Retribution (Guy Magar, 1987)
DVD / Full Review
Retribution is a solid hit from start to finish. It’s like a jukebox with only your favorite songs. In the age of streaming, it’s easy to forget that there was a time when a machine could be loaded with 45s with only good shit that you’d never skip. Retribution reminds us that a movie really can have it all: gore, death, sides of raw meat, Day-Glo paintings, spandex miniskirts, melodramatic love stories, and a guy with a Julius Caesar haircut. It’s a popcorn classic. And while some parts of the film don’t age so well—namely the Voodoo exorcism—we can still appreciate the film for its contributions.

The Screaming (Jeff Leroy, 2000)
DVD / Full Review
Scientology is an easy target for derision, and The Screaming doesn’t pull its punches. Writer/director Jeff Leroy gleefully makes fun of Scientology’s core tenants, as well as its commercials. But the film is also ambitious, stuffed with the best effects $50 can buy, including stop-motion claymation, ghoulish face paint, and a noose made out of entrails. While it does lag at times—we never need to watch anyone do reverse sit-ups—the film gloriously careens in the final fifteen minutes. The Screaming almost makes you want to read L. Ron Hubbard’s Dianetics just to see how much of this bat-shit insanity is actually based in truth. But in this case, the movie is probably better than the book.

Temptation of the Demon Woman (Ackyl Anwari, 1978)
VHS / Full Review
Once again, Indonesia delivers a dessert that fills our twisted little bellies with joy. Films like Mystics in Bali, Lady Terminator, Special Silencers, Srigala (aka the Indonesian rip-off of Friday the 13th), and Satan’s Bed (aka the Indonesian rip-off of A Nightmare on Elm Street) have introduced us to an endlessly fulfilling world of DIY effects, nonstop action, and people vomiting. Now we can add Temptation of the Demon Woman onto the table to feed our souls.

Thundercrack! (Curt McDowell, 1975)
Blu-ray / Full Review
Directed by underground icon Curt McDowell and written by the immortal George Kuchar, this is the only 160-minute, XXX-rated, DIY horror soap opera that you’ll ever need to see. Thundercrack! uses the template of James Whale’s The Old Dark House as a jumping off point for the erosion of good taste, mental health, and sexual barriers. The movie is smothered in frequently hilarious dialogue (“What have you got against beatniks?”; “For one thing, their bongo drums!”), hardcore scenes that go on longer than anything in Ed Wood’s Necromania, and unexpected asides featuring machete attacks and blowjobs in the middle of important conversations. But no matter how far we step into the outer limits, McDowell keeps us grounded with a dedication to silent film era effects (those miniatures!) and gorgeously crude 16mm photography.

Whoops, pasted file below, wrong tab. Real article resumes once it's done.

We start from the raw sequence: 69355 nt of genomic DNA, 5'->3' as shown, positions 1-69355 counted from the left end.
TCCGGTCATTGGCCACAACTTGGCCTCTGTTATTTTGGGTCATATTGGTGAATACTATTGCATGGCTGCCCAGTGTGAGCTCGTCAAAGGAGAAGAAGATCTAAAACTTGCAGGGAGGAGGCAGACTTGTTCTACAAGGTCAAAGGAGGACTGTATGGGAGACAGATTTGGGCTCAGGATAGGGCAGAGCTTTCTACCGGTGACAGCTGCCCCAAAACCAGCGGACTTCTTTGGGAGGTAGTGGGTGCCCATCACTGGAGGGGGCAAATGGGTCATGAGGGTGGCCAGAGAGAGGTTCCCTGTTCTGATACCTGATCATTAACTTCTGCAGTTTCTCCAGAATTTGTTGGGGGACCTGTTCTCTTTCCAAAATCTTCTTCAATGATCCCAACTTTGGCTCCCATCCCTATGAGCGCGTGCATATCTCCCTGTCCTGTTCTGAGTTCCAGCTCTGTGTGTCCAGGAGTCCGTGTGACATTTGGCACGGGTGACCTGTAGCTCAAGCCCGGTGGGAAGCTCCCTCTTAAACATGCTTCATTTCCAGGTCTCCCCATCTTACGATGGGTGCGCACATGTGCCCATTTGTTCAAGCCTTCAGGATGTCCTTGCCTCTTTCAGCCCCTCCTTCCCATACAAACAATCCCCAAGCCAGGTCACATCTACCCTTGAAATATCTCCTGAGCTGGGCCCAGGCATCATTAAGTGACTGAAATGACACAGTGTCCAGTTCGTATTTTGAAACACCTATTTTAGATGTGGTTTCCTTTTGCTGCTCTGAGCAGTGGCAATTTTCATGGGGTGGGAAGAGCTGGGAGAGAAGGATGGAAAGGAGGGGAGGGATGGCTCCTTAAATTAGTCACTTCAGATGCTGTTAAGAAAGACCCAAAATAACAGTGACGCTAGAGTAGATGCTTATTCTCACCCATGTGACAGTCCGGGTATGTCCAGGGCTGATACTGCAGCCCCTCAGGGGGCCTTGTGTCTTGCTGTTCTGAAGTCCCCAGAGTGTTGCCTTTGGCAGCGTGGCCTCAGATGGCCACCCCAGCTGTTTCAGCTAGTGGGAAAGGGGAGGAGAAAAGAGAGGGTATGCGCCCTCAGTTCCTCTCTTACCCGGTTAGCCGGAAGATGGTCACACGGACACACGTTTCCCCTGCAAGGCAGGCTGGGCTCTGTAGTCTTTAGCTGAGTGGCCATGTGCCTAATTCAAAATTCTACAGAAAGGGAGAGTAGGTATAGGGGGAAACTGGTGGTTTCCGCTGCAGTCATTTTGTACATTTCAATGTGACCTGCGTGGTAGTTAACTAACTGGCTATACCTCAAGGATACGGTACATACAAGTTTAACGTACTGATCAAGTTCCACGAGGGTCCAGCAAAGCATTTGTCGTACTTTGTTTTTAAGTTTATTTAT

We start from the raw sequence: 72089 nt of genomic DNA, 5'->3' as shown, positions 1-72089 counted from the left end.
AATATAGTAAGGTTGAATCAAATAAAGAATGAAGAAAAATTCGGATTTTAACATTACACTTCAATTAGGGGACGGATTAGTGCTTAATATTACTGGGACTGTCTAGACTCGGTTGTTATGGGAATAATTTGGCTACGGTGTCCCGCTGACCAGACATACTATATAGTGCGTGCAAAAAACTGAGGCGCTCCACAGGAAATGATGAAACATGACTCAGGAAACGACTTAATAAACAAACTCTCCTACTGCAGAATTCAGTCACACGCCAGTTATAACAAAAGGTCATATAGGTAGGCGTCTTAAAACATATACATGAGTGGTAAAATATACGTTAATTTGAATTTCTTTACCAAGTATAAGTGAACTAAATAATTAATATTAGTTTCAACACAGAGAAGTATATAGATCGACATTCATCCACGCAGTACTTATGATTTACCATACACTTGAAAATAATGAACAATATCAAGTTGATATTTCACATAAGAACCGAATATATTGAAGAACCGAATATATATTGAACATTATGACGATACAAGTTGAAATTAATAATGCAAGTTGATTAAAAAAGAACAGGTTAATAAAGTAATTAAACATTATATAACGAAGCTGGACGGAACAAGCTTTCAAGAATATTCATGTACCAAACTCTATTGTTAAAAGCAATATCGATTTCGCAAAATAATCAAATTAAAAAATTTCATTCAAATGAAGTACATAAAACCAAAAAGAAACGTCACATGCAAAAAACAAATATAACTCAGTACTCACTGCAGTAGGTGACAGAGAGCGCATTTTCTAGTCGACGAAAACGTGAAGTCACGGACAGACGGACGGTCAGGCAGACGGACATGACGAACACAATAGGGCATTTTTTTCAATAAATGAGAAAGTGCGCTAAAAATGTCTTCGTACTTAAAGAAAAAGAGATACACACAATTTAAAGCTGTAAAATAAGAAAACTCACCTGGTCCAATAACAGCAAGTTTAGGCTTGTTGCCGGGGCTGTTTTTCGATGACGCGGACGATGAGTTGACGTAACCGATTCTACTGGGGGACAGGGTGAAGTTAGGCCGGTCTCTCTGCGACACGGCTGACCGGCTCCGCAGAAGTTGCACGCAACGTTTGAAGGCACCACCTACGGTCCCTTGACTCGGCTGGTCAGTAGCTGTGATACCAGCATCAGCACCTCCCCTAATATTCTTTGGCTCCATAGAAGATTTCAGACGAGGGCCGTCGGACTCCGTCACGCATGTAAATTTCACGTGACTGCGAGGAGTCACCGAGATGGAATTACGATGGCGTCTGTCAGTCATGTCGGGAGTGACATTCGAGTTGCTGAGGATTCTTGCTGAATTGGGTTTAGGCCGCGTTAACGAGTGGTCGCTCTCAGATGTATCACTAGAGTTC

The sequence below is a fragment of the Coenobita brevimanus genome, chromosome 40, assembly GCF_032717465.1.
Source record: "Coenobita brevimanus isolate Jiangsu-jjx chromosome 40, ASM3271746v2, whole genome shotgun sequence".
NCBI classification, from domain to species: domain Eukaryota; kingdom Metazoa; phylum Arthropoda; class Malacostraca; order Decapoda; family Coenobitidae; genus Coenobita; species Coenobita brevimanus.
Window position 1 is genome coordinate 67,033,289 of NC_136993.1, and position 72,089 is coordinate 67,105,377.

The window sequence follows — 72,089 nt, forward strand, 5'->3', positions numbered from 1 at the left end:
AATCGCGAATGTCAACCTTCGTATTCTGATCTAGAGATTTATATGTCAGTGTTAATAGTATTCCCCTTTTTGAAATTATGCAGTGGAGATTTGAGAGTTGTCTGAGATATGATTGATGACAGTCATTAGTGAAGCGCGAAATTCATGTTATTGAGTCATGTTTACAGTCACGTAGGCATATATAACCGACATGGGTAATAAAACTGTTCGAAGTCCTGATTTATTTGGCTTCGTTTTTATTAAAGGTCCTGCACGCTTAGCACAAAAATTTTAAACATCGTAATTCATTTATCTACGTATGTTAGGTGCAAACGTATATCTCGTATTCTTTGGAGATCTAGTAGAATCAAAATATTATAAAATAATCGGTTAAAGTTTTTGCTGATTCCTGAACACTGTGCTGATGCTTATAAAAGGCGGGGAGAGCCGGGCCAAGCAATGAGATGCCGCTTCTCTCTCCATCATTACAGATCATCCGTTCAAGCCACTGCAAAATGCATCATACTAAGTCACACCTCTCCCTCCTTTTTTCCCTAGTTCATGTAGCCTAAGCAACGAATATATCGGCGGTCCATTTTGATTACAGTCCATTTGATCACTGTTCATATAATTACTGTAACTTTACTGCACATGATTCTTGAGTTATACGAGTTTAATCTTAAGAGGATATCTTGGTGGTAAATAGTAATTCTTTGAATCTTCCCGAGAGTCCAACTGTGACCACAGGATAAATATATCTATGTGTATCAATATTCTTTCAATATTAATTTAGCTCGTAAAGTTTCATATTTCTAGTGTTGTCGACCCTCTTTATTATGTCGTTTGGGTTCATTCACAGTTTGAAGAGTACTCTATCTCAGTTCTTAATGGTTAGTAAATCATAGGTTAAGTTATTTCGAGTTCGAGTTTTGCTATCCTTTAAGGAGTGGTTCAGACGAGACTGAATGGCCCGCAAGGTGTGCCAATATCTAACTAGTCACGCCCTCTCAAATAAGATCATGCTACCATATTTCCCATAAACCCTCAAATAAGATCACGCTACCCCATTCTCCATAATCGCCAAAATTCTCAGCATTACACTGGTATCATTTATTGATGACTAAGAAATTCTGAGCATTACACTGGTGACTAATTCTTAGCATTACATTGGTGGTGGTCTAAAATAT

Treasure of the Ninja (William Lee, 1987)
VHS / Full Review
There are many things to love about Treasure of the Ninja—the spinning kicks, the reverb-soaked wahhhhs, and the insane and ever-changing plot where characters enter and die in a moment’s notice. The characters have a plan and then get distracted by another villain and must hatch a plan to vanquish that villain but before they do that they need to hatch a different plan to vanquish a different villain. It’s like Homer’s The Odyssey, only with ninjas and a treasure worth $15 million. But what I love most about Treasure of the Ninja is the diversity of the cast. Also, in a landmark twist not typically seen in 80s DIY cinema, the women characters are strong. Ladies spray bullets at ninjas, rescue Faze from sticky situations, lead government ops and archaeology departments, and dispense romance advice. Treasure of the Ninja has to be one of the most inclusive no-budget films to come out of the 80s, and William Lee is among the woefully small handful of Black filmmakers to come out of this golden DIY era of filmmaking.

Viola Vs. the Vampire King (Kevin Fermini, 2017)
Streaming / Full Review
Shot on Super 8 as a student project by Kevin Fermini, Viola Vs. the Vampire King feels like what would happen if Evil Dead, Mario Bava’s lighting rig, a NES cartridge of Super Mario Brothers, and some paint-by-numbers thrift store paintings were placed in a blender and liquified. The title explains the plot, so we’re free to luxuriate in the meticulous attention to details: impressionistic colors, stop motion gore, animated overlays, creative compositions, and ENERGY! The aesthetic is both nostalgic and forward-thinking — this looks like it could have been shot in 1979 or 2078. Every choice builds towards the whole and Fermini and pals never blow it. Truly otherworldly and filled with joy, Viola is easily one of the most accomplished Super 8 shorts that I’ve ever seen.